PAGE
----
22. 22. Copyright © 2015 IDTechEx | Metal powder is blown coaxially to the laser beam which melts the particles on a base metal to form a metallurgical bond when cooled. This is a directed energy deposition technique. Multi-axis robot allows material to be deposited from any direction so the technology can be used to repair high-value metal parts. It can produce fully-dense objects from titanium, aluminium, nickel, cobalt, stainless steels, tool steels, copper, precious metals and alloys. It is used in Aerospace, Military, and Oil and Gas sectors. Blown Powder
  23. 23. Copyright © 2015 IDTechEx | Strengths Weaknesses Opportunities Threats • SLM offers higher precision and fully dense objects for lower machine prices • Welding offers higher build speed and larger volume • Different powders could be blended to print objects with graded materials • Potential for much cheaper and simpler blown-powder 3D printers • Agricultural industry, power generation, cutting implements, anti-corrosion coatings. • Expensive machines from $560,000 • Slow build speeds up to 31mm3/s • Powders are explosive and dangerous if inhaled • Large build volumes up to 4.7m3 • Can be used to repair objects • Use free market, coarser metal powders • Multi-material • High powder deposition rates • Mechanical properties equivalent or even superior to wrought materials Blown Powder SWOT Analysis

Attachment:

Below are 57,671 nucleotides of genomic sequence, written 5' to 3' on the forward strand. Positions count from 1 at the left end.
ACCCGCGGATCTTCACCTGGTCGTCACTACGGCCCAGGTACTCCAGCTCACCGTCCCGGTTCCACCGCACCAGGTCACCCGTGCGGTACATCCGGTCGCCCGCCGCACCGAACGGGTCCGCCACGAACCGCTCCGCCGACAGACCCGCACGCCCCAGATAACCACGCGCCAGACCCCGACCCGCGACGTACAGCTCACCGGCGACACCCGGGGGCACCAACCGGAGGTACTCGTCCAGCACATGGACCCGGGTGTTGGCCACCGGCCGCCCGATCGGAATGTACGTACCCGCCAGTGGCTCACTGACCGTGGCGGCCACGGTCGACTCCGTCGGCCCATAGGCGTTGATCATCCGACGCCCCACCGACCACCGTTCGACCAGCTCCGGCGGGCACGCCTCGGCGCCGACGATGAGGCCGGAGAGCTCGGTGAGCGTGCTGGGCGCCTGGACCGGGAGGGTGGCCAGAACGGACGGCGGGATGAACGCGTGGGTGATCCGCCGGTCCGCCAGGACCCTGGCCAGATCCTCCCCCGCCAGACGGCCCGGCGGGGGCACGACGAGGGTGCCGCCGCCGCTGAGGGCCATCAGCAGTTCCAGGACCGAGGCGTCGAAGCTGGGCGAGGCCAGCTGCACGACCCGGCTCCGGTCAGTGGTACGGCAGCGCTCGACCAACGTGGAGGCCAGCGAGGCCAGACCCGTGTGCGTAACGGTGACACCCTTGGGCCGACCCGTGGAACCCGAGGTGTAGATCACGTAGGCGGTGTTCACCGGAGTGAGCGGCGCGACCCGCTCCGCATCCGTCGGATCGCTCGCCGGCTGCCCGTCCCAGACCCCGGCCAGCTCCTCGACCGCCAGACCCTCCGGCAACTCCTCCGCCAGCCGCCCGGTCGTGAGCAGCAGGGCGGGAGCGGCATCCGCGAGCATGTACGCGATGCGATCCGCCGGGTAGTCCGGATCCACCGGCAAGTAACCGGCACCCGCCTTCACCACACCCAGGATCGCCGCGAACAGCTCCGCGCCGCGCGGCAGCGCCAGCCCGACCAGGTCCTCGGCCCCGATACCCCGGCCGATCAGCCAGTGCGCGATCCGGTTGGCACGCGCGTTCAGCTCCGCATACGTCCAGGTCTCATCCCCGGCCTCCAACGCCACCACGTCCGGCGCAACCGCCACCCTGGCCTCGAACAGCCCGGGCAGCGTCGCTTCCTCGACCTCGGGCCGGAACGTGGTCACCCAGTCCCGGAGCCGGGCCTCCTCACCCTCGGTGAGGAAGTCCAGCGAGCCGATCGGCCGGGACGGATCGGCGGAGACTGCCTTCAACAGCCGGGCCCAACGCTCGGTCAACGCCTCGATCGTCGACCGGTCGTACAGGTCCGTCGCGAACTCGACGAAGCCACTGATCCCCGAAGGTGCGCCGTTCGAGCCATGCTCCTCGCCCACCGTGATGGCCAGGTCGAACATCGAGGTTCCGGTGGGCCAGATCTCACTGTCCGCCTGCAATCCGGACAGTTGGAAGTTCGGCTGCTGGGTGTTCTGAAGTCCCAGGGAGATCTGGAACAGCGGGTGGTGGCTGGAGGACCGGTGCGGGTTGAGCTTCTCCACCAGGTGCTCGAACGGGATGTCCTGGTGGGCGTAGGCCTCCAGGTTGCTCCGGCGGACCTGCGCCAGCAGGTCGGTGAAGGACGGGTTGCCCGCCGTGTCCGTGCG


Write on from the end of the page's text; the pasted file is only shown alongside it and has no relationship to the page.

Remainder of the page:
24. 24. Copyright © 2015 IDTechEx | M-series printers from ExOne Two-step process Binder inkjetted into metal powder. Resulting object buried in other powder and then fired in a furnace. The original metal is not fully dense but can be infiltrated with bronze. Metal + Binder
  25. 25. Copyright © 2015 IDTechEx | Strengths Weaknesses Opportunities Threats • SLM is cheaper, faster, more precise and produces stronger metal objects directly. • Jewelry might benefit from this process. • Indirect process with extensive post- processing • Infused metal objects are weak • Small build volumes up to 0.16m3. • Expensive machines • Fast build speeds Metal + Binder SWOT Analysis